Öppna denna publikation i ny flik eller fönster >>Cob(I)alamin as a Quantitative Tool for Analysis, Metabolism and Toxicological Studies of Electrophilic Compounds: Butadiene Epoxides, Glycidamide and Sucralose
2011 (Engelska)Doktorsavhandling, sammanläggning (Övrigt vetenskapligt)
Abstract [en]

Vitamin B12 can be reduced to cob(I)alamin [Cbl(I)], which is one of the most powerful nucleophiles known and referred to as a “supernucleophile”. Cbl(I) was applied as a tool in toxicological studies of the air pollutant 1,3-butadiene (BD), the toxicant acrylamide (AA) present in many foods, and the artificial sweetener sucralose.

BD, a human carcinogen, is metabolised to genotoxic epoxides, two monoepoxides and the most potent diepoxybutane (DEB). AA, classified as a probable human carcinogen, is metabolised to the genotoxic epoxide glycidamide (GA). Due to their reactivity, quantitative analysis of the epoxides presents an analytical challenge. By using Cbl(I) for trapping, a sensitive and accurate method to quantify the epoxides as alkylcobalamins by LC-MS/MS in metabolism studies was developed and validated.

Using the Cbl(I) method, enzyme kinetic parameters, Vmax and Km, were determined for the metabolic steps associated with the BD epoxides and with the formation of GA from AA, in liver S9 fractions of human, mouse and rat.

An approach to estimate dose in vivo (i.e. area under concentration time curve, AUC) of BD epoxides by scaling the enzyme kinetic data was designed. The AUCs obtained from in vitro were evaluated by comparing with AUCs in vivo that were calculated from published haemoglobin adduct data. The AUCs from in vitro and in vivo showed to be in agreement with each other for mouse and rat, and this evaluation allowed prediction of the unknown AUC of DEB in human from BD exposure. This approach has a potential to reduce animal experiments in the future.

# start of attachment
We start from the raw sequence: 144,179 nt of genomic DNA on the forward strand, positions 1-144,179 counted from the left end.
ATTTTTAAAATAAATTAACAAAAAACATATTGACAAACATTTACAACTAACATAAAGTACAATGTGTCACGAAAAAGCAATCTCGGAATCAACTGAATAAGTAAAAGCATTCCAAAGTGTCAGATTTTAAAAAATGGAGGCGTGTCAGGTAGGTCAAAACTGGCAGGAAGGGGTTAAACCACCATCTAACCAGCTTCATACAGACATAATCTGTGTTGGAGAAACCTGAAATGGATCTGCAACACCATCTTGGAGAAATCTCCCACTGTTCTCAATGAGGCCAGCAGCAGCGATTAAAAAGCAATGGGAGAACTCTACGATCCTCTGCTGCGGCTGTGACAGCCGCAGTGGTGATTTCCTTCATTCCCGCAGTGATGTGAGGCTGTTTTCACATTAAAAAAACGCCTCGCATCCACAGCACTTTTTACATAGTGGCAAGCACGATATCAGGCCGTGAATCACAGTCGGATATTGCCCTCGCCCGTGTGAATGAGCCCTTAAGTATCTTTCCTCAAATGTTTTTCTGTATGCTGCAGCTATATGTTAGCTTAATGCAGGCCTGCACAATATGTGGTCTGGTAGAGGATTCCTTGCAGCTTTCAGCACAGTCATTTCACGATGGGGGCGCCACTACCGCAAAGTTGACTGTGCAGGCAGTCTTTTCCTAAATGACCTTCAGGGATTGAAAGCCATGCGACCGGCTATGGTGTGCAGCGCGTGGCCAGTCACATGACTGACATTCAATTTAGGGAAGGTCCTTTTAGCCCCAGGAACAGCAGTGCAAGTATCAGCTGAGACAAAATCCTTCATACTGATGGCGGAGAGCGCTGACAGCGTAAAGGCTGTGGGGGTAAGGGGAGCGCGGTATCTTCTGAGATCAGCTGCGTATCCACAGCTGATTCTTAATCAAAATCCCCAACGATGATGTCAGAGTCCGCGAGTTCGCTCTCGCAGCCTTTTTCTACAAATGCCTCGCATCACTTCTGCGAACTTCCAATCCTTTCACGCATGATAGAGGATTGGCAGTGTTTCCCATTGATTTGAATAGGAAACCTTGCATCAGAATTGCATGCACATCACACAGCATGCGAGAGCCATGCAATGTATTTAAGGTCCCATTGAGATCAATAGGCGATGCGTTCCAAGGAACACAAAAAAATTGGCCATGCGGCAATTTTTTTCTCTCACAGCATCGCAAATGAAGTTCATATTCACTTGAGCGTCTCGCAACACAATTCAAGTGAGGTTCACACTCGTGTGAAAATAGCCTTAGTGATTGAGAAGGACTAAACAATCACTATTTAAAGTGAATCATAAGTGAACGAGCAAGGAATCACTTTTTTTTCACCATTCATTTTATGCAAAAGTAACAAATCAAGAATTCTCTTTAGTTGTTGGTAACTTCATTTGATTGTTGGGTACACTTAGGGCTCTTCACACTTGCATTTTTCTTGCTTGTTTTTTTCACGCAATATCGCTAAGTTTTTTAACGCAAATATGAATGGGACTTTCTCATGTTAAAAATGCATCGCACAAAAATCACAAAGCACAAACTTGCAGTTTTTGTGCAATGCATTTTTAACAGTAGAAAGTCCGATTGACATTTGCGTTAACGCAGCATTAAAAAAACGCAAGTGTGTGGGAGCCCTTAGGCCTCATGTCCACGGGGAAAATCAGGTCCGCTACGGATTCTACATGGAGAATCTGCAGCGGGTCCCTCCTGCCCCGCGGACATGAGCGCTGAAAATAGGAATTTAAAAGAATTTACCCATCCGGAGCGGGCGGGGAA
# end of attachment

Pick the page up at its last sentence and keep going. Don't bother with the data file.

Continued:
Sucralose is of concern due to its chlorinated structure and persistence in the aquatic environment. It was demonstrated that Cbl(I) reacts with sucralose, also under in vitro physiological conditions, which might have toxicological significance. The demonstrated reaction also suggested a potential role for Cbl(I) in dehalogenation/degradation of sucralose. This was evaluated and shown possible using heptamethyl cobyrinate, a model compound for cobalamin.

Ort, förlag, år, upplaga, sidor
Stockholm: Department of Materials and Environmental Chemistry, Stockholm University, 2011. s. 64
Nationell ämneskategori
Miljövetenskap
Forskningsämne
miljökemi
Identifikatorer
urn:nbn:se:su:diva-55481 (URN)978-91-7447-242-4 (ISBN)
Disputation
2011-04-14, Magnélisalen, Kemiska övningslaboratoriet, Svante Arrhenius väg 16 B, Stockholm, 10:00 (Engelska)
Opponent
Handledare
Anmärkning
At the time of the doctoral defense, the following papers were unpublished  and had a status as follows: Paper 2: Submitted. Paper 3: Submitted. Paper 5: Submitted.Tillgänglig från: 2011-03-23 Skapad: 2011-03-16 Senast uppdaterad: 2011-03-17Bibliografiskt granskad